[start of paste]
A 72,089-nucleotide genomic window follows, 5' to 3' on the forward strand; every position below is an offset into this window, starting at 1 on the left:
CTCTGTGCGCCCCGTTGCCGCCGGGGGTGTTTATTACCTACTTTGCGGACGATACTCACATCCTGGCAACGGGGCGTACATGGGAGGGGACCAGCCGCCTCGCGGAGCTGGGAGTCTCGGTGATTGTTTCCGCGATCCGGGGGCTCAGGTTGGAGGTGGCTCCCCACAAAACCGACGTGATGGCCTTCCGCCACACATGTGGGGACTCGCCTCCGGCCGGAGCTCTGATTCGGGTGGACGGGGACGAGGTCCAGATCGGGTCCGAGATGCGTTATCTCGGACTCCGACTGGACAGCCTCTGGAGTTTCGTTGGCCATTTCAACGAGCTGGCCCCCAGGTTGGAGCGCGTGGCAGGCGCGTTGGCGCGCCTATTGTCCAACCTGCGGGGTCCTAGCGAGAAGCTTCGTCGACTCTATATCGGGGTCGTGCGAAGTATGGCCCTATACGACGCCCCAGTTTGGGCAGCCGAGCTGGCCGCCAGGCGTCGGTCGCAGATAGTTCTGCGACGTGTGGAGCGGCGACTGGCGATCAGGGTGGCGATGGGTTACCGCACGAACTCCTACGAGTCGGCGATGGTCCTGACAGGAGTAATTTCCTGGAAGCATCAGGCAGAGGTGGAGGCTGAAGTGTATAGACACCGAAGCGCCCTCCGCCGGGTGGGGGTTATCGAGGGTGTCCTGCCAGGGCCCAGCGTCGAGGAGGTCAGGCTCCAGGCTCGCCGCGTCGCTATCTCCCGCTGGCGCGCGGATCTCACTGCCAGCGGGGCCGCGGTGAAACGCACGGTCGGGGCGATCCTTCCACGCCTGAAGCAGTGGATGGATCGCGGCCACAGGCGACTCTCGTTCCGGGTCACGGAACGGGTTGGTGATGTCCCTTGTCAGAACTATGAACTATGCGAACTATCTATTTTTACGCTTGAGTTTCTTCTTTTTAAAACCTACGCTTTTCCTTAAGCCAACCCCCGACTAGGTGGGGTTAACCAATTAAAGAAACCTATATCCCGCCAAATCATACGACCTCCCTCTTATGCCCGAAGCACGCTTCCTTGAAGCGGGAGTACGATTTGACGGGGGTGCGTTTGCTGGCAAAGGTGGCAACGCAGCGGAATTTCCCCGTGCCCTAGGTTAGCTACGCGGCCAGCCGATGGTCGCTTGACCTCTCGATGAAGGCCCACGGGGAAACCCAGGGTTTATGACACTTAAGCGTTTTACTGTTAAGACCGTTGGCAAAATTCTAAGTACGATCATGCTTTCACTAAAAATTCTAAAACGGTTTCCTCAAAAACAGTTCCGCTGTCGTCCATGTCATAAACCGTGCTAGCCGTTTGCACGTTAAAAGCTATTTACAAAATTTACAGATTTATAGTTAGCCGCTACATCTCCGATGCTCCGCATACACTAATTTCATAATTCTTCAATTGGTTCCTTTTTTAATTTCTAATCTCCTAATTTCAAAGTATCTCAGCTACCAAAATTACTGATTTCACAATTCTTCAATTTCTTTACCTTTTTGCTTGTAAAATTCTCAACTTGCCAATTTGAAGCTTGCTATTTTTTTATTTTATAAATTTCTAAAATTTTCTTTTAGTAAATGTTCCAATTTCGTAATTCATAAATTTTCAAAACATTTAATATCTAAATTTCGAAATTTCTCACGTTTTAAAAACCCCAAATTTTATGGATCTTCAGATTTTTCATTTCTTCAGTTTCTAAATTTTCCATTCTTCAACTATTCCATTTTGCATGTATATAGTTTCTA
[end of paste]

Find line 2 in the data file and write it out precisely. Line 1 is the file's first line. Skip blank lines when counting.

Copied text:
CTCTGTGCGCCCCGTTGCCGCCGGGGGTGTTTATTACCTACTTTGCGGACGATACTCACATCCTGGCAACGGGGCGTACATGGGAGGGGACCAGCCGCCTCGCGGAGCTGGGAGTCTCGGTGATTGTTTCCGCGATCCGGGGGCTCAGGTTGGAGGTGGCTCCCCACAAAACCGACGTGATGGCCTTCCGCCACACATGTGGGGACTCGCCTCCGGCCGGAGCTCTGATTCGGGTGGACGGGGACGAGGTCCAGATCGGGTCCGAGATGCGTTATCTCGGACTCCGACTGGACAGCCTCTGGAGTTTCGTTGGCCATTTCAACGAGCTGGCCCCCAGGTTGGAGCGCGTGGCAGGCGCGTTGGCGCGCCTATTGTCCAACCTGCGGGGTCCTAGCGAGAAGCTTCGTCGACTCTATATCGGGGTCGTGCGAAGTATGGCCCTATACGACGCCCCAGTTTGGGCAGCCGAGCTGGCCGCCAGGCGTCGGTCGCAGATAGTTCTGCGACGTGTGGAGCGGCGACTGGCGATCAGGGTGGCGATGGGTTACCGCACGAACTCCTACGAGTCGGCGATGGTCCTGACAGGAGTAATTTCCTGGAAGCATCAGGCAGAGGTGGAGGCTGAAGTGTATAGACACCGAAGCGCCCTCCGCCGGGTGGGGGTTATCGAGGGTGTCCTGCCAGGGCCCAGCGTCGAGGAGGTCAGGCTCCAGGCTCGCCGCGTCGCTATCTCCCGCTGGCGCGCGGATCTCACTGCCAGCGGGGCCGCGGTGAAACGCACGGTCGGGGCGATCCTTCCACGCCTGAAGCAGTGGATGGATCGCGGCCACAGGCGACTCTCGTTCCGGGTCACGGAACGGGTTGGTGATGTCCCTTGTCAGAACTATGAACTATGCGAACTATCTATTTTTACGCTTGAGTTTCTTCTTTTTAAAACCTACGCTTTTCCTTAAGCCAACCCCCGACTAGGTGGGGTTAACCAATTAAAGAAACCTATATCCCGCCAAATCATACGACCTCCCTCTTATGCCCGAAGCACGCTTCCTTGAAGCGGGAGTACGATTTGACGGGGGTGCGTTTGCTGGCAAAGGTGGCAACGCAGCGGAATTTCCCCGTGCCCTAGGTTAGCTACGCGGCCAGCCGATGGTCGCTTGACCTCTCGATGAAGGCCCACGGGGAAACCCAGGGTTTATGACACTTAAGCGTTTTACTGTTAAGACCGTTGGCAAAATTCTAAGTACGATCATGCTTTCACTAAAAATTCTAAAACGGTTTCCTCAAAAACAGTTCCGCTGTCGTCCATGTCATAAACCGTGCTAGCCGTTTGCACGTTAAAAGCTATTTACAAAATTTACAGATTTATAGTTAGCCGCTACATCTCCGATGCTCCGCATACACTAATTTCATAATTCTTCAATTGGTTCCTTTTTTAATTTCTAATCTCCTAATTTCAAAGTATCTCAGCTACCAAAATTACTGATTTCACAATTCTTCAATTTCTTTACCTTTTTGCTTGTAAAATTCTCAACTTGCCAATTTGAAGCTTGCTATTTTTTTATTTTATAAATTTCTAAAATTTTCTTTTAGTAAATGTTCCAATTTCGTAATTCATAAATTTTCAAAACATTTAATATCTAAATTTCGAAATTTCTCACGTTTTAAAAACCCCAAATTTTATGGATCTTCAGATTTTTCATTTCTTCAGTTTCTAAATTTTCCATTCTTCAACTATTCCATTTTGCATGTATATAGTTTCTA